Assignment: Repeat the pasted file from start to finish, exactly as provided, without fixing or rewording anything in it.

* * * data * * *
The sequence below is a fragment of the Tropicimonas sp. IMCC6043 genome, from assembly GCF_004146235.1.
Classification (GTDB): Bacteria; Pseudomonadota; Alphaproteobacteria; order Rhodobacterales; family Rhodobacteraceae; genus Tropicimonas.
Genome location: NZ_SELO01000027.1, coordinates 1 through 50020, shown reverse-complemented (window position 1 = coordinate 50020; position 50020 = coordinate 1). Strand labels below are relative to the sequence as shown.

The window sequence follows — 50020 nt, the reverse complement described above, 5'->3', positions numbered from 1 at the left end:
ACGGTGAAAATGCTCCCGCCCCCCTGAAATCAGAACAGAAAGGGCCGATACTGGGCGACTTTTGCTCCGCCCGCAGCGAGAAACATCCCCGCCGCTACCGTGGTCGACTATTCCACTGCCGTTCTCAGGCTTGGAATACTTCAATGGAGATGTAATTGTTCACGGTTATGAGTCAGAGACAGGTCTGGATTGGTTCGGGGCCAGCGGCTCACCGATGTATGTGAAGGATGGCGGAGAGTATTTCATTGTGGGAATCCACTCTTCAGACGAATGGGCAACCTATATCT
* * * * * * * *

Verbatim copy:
The sequence below is a fragment of the Tropicimonas sp. IMCC6043 genome, from assembly GCF_004146235.1.
Classification (GTDB): Bacteria; Pseudomonadota; Alphaproteobacteria; order Rhodobacterales; family Rhodobacteraceae; genus Tropicimonas.
Genome location: NZ_SELO01000027.1, coordinates 1 through 50020, shown reverse-complemented (window position 1 = coordinate 50020; position 50020 = coordinate 1). Strand labels below are relative to the sequence as shown.

The window sequence follows — 50020 nt, the reverse complement described above, 5'->3', positions numbered from 1 at the left end:
ACGGTGAAAATGCTCCCGCCCCCCTGAAATCAGAACAGAAAGGGCCGATACTGGGCGACTTTTGCTCCGCCCGCAGCGAGAAACATCCCCGCCGCTACCGTGGTCGACTATTCCACTGCCGTTCTCAGGCTTGGAATACTTCAATGGAGATGTAATTGTTCACGGTTATGAGTCAGAGACAGGTCTGGATTGGTTCGGGGCCAGCGGCTCACCGATGTATGTGAAGGATGGCGGAGAGTATTTCATTGTGGGAATCCACTCTTCAGACGAATGGGCAACCTATATCT